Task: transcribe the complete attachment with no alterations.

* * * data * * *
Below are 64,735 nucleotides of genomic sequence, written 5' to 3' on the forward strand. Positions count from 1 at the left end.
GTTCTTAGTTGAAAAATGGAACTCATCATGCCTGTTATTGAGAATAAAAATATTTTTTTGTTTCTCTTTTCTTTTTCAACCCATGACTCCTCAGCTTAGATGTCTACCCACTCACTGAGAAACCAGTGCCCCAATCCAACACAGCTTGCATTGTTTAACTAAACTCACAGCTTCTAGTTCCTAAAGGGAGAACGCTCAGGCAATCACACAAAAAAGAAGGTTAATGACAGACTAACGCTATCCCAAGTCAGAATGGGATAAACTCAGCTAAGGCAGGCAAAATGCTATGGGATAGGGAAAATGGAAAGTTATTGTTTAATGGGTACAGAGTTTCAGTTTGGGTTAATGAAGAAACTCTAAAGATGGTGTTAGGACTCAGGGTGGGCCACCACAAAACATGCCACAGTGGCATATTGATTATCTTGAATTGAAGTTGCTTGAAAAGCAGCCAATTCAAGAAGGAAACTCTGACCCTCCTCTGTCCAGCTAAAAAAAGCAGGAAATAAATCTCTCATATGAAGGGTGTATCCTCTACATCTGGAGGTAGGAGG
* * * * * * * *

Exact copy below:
Below are 64,735 nucleotides of genomic sequence, written 5' to 3' on the forward strand. Positions count from 1 at the left end.
GTTCTTAGTTGAAAAATGGAACTCATCATGCCTGTTATTGAGAATAAAAATATTTTTTTGTTTCTCTTTTCTTTTTCAACCCATGACTCCTCAGCTTAGATGTCTACCCACTCACTGAGAAACCAGTGCCCCAATCCAACACAGCTTGCATTGTTTAACTAAACTCACAGCTTCTAGTTCCTAAAGGGAGAACGCTCAGGCAATCACACAAAAAAGAAGGTTAATGACAGACTAACGCTATCCCAAGTCAGAATGGGATAAACTCAGCTAAGGCAGGCAAAATGCTATGGGATAGGGAAAATGGAAAGTTATTGTTTAATGGGTACAGAGTTTCAGTTTGGGTTAATGAAGAAACTCTAAAGATGGTGTTAGGACTCAGGGTGGGCCACCACAAAACATGCCACAGTGGCATATTGATTATCTTGAATTGAAGTTGCTTGAAAAGCAGCCAATTCAAGAAGGAAACTCTGACCCTCCTCTGTCCAGCTAAAAAAAGCAGGAAATAAATCTCTCATATGAAGGGTGTATCCTCTACATCTGGAGGTAGGAGG